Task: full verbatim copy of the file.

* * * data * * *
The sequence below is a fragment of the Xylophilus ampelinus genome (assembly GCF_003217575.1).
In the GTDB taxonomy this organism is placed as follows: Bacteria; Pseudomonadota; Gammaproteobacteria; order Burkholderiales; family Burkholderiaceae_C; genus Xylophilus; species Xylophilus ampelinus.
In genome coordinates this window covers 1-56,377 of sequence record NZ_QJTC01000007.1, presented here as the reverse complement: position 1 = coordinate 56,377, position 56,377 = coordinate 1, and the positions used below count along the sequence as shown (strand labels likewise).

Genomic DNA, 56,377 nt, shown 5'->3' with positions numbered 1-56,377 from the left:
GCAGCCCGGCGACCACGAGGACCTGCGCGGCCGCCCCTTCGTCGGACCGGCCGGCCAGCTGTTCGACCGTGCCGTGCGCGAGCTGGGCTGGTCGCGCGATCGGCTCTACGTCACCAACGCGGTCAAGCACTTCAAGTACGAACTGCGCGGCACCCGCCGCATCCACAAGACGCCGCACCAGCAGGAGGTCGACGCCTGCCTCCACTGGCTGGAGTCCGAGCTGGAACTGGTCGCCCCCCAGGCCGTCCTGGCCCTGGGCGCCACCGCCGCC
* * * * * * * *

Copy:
The sequence below is a fragment of the Xylophilus ampelinus genome (assembly GCF_003217575.1).
In the GTDB taxonomy this organism is placed as follows: Bacteria; Pseudomonadota; Gammaproteobacteria; order Burkholderiales; family Burkholderiaceae_C; genus Xylophilus; species Xylophilus ampelinus.
In genome coordinates this window covers 1-56,377 of sequence record NZ_QJTC01000007.1, presented here as the reverse complement: position 1 = coordinate 56,377, position 56,377 = coordinate 1, and the positions used below count along the sequence as shown (strand labels likewise).

Genomic DNA, 56,377 nt, shown 5'->3' with positions numbered 1-56,377 from the left:
GCAGCCCGGCGACCACGAGGACCTGCGCGGCCGCCCCTTCGTCGGACCGGCCGGCCAGCTGTTCGACCGTGCCGTGCGCGAGCTGGGCTGGTCGCGCGATCGGCTCTACGTCACCAACGCGGTCAAGCACTTCAAGTACGAACTGCGCGGCACCCGCCGCATCCACAAGACGCCGCACCAGCAGGAGGTCGACGCCTGCCTCCACTGGCTGGAGTCCGAGCTGGAACTGGTCGCCCCCCAGGCCGTCCTGGCCCTGGGCGCCACCGCCGCC